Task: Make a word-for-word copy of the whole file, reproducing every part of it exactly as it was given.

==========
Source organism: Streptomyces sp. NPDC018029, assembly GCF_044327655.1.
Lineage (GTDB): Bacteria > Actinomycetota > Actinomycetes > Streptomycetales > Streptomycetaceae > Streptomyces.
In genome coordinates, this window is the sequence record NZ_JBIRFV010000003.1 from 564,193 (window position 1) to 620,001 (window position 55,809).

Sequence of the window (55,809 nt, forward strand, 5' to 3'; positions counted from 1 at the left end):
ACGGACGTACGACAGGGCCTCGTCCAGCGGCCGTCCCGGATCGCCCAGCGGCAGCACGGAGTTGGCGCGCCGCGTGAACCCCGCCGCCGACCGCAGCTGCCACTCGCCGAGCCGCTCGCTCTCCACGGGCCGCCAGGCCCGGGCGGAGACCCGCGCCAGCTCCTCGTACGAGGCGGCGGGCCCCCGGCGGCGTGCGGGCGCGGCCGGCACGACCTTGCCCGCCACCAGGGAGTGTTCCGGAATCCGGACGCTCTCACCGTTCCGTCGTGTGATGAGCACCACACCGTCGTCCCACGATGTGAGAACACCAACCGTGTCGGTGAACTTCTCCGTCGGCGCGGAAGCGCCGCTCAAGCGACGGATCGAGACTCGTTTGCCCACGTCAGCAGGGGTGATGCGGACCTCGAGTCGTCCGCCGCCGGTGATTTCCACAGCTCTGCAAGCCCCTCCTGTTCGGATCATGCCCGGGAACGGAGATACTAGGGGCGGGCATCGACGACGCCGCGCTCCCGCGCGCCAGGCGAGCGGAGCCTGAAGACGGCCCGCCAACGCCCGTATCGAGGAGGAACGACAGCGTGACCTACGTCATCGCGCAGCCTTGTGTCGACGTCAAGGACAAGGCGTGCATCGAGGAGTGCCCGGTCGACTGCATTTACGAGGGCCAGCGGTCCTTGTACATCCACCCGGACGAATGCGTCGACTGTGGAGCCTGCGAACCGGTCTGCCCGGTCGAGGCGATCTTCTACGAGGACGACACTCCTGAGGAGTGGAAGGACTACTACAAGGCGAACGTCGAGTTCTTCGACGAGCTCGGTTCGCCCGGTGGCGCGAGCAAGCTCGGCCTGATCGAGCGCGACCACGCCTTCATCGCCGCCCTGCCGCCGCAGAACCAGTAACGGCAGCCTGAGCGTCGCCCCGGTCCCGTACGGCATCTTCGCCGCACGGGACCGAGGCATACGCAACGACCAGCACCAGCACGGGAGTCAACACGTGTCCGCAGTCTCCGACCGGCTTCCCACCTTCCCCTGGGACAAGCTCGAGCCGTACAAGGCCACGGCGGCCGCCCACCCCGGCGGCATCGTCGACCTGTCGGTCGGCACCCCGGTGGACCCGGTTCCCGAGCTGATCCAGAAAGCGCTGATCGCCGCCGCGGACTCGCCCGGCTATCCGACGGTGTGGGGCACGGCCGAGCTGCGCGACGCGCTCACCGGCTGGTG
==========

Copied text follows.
Source organism: Streptomyces sp. NPDC018029, assembly GCF_044327655.1.
Lineage (GTDB): Bacteria > Actinomycetota > Actinomycetes > Streptomycetales > Streptomycetaceae > Streptomyces.
In genome coordinates, this window is the sequence record NZ_JBIRFV010000003.1 from 564,193 (window position 1) to 620,001 (window position 55,809).

Sequence of the window (55,809 nt, forward strand, 5' to 3'; positions counted from 1 at the left end):
ACGGACGTACGACAGGGCCTCGTCCAGCGGCCGTCCCGGATCGCCCAGCGGCAGCACGGAGTTGGCGCGCCGCGTGAACCCCGCCGCCGACCGCAGCTGCCACTCGCCGAGCCGCTCGCTCTCCACGGGCCGCCAGGCCCGGGCGGAGACCCGCGCCAGCTCCTCGTACGAGGCGGCGGGCCCCCGGCGGCGTGCGGGCGCGGCCGGCACGACCTTGCCCGCCACCAGGGAGTGTTCCGGAATCCGGACGCTCTCACCGTTCCGTCGTGTGATGAGCACCACACCGTCGTCCCACGATGTGAGAACACCAACCGTGTCGGTGAACTTCTCCGTCGGCGCGGAAGCGCCGCTCAAGCGACGGATCGAGACTCGTTTGCCCACGTCAGCAGGGGTGATGCGGACCTCGAGTCGTCCGCCGCCGGTGATTTCCACAGCTCTGCAAGCCCCTCCTGTTCGGATCATGCCCGGGAACGGAGATACTAGGGGCGGGCATCGACGACGCCGCGCTCCCGCGCGCCAGGCGAGCGGAGCCTGAAGACGGCCCGCCAACGCCCGTATCGAGGAGGAACGACAGCGTGACCTACGTCATCGCGCAGCCTTGTGTCGACGTCAAGGACAAGGCGTGCATCGAGGAGTGCCCGGTCGACTGCATTTACGAGGGCCAGCGGTCCTTGTACATCCACCCGGACGAATGCGTCGACTGTGGAGCCTGCGAACCGGTCTGCCCGGTCGAGGCGATCTTCTACGAGGACGACACTCCTGAGGAGTGGAAGGACTACTACAAGGCGAACGTCGAGTTCTTCGACGAGCTCGGTTCGCCCGGTGGCGCGAGCAAGCTCGGCCTGATCGAGCGCGACCACGCCTTCATCGCCGCCCTGCCGCCGCAGAACCAGTAACGGCAGCCTGAGCGTCGCCCCGGTCCCGTACGGCATCTTCGCCGCACGGGACCGAGGCATACGCAACGACCAGCACCAGCACGGGAGTCAACACGTGTCCGCAGTCTCCGACCGGCTTCCCACCTTCCCCTGGGACAAGCTCGAGCCGTACAAGGCCACGGCGGCCGCCCACCCCGGCGGCATCGTCGACCTGTCGGTCGGCACCCCGGTGGACCCGGTTCCCGAGCTGATCCAGAAAGCGCTGATCGCCGCCGCGGACTCGCCCGGCTATCCGACGGTGTGGGGCACGGCCGAGCTGCGCGACGCGCTCACCGGCTGGTG